Microchip manufacturer ARM is teaming up with Gemalto and Giesecke & Devrient (G&D) on a joint venture that will develop a common security standard for connected devices in a bid to make services such as mobile banking and payments safer.
The JV - still subject to regulatory approval - will see the three firms contribute patents, software, people, cash and capital equipment. ARM will own 40%, with Gemalto and G&D each holding 30%.
The aim of the JV is to create a 'trusted execution environment' (TEE) based on the ARM TrustZone security technology, for connected devices like mobiles, tablets and games consoles. This "secure environment for software execution" will also tap hardware security and industry standard interfaces, such as those from GlobalPlatform.
Devices with a TEE will provide consumers with more "secure, user-friendly experiences that simplify and speed up how they interact with their digital world," claim the partners. This will make it safer to carry out things like mobile payments, banking and commerce.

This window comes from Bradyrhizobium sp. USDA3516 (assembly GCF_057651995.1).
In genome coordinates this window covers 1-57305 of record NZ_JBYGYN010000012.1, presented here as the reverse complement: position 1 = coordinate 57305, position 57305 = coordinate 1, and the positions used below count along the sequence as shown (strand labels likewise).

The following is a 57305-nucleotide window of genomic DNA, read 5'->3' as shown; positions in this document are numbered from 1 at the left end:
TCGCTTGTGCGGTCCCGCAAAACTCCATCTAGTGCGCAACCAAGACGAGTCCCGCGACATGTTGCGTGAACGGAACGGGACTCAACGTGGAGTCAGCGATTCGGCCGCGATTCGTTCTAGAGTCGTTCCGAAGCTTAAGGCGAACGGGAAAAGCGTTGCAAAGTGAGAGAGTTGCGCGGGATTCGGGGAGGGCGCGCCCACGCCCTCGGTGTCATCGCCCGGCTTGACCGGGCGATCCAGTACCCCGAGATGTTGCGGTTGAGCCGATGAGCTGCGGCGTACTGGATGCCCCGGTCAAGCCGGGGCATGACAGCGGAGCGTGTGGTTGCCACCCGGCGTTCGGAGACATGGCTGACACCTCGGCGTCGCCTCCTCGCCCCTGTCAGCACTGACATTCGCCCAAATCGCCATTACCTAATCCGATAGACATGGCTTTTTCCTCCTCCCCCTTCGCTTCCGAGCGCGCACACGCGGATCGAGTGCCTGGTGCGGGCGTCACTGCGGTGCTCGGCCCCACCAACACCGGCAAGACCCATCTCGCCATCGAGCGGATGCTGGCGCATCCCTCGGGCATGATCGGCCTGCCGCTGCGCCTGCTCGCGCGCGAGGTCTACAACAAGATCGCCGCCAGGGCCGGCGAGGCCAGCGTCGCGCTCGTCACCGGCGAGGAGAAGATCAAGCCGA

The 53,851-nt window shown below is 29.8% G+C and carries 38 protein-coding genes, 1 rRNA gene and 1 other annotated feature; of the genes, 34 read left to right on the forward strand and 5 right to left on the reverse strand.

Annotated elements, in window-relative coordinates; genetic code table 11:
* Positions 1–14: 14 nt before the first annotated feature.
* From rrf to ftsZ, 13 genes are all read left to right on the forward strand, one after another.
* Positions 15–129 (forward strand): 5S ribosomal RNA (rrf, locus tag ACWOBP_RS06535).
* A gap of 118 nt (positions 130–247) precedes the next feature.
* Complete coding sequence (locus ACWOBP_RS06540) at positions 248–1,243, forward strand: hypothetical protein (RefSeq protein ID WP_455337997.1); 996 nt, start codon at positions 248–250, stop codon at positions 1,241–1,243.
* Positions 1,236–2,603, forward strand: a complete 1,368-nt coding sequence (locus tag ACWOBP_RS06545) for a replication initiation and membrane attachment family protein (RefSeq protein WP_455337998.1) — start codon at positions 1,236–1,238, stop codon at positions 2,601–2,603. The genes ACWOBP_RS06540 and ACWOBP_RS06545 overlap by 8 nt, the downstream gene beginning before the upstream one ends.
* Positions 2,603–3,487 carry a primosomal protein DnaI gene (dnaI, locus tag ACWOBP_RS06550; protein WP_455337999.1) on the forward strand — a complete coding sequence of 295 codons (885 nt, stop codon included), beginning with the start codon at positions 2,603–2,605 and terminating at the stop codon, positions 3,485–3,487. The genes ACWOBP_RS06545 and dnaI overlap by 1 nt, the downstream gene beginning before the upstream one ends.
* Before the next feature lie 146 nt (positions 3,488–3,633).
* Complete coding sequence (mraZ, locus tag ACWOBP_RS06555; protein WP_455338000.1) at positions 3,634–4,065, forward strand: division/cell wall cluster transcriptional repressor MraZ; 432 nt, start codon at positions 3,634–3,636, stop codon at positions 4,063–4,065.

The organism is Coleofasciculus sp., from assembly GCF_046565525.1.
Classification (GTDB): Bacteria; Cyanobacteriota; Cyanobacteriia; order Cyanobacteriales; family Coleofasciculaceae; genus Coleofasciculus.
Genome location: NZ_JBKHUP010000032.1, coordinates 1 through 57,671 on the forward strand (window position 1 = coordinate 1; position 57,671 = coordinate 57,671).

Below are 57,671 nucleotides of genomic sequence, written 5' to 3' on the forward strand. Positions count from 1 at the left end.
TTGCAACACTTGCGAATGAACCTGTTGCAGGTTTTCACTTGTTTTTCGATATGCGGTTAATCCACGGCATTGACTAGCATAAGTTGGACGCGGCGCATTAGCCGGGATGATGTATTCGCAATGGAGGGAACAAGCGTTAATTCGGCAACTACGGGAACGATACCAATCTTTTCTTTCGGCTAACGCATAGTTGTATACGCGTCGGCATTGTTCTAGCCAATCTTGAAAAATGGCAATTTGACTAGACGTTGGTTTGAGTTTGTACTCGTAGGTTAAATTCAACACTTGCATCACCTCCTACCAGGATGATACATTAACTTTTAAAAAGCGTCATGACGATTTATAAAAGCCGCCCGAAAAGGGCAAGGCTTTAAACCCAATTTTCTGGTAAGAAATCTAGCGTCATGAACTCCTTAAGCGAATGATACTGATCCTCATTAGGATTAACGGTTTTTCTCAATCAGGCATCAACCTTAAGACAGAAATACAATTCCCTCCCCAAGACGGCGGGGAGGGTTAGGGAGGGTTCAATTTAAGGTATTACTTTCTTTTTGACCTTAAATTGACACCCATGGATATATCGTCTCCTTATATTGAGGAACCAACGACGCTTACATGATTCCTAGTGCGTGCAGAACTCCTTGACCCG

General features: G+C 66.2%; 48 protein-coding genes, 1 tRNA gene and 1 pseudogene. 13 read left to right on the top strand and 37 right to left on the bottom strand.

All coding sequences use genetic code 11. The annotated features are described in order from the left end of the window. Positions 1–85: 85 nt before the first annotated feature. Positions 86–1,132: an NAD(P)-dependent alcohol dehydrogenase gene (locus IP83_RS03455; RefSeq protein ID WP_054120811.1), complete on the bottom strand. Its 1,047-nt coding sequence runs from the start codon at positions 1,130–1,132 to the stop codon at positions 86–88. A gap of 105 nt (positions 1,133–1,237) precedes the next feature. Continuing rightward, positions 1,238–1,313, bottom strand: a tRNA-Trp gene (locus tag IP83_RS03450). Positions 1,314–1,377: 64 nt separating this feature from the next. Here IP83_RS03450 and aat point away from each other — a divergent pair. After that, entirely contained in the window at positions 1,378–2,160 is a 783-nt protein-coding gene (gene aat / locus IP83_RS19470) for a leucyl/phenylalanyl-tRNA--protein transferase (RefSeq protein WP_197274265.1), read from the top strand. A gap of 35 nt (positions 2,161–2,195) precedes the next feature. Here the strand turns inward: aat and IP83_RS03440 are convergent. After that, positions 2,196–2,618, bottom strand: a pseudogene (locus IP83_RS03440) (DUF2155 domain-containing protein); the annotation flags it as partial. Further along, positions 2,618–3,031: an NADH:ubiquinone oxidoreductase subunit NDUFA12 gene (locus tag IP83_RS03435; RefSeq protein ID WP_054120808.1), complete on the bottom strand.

Warren East, CEO, ARM, says: "The integration of the hardware, software and services necessary for system-wide security has been slow. I am confident that this new joint venture will accelerate the adoption of a common security standard, enabling a vibrant ecosystem of secure service providers to emerge. This will be of significant step in terms of improved consumer trust in secure transactions on connected devices."
Security fears continue to pose one of the biggest barriers to mobile banking and payments uptake. Last week Sandra Braunstein, director of the Federal Reserve's consumer and community affairs division told a Senate committee in Washington that its research found that little more than one-third of all mobile phone users say they do not know how secure mobile banking technology is for protecting their personal information, while an additional third rate the technology as unsafe.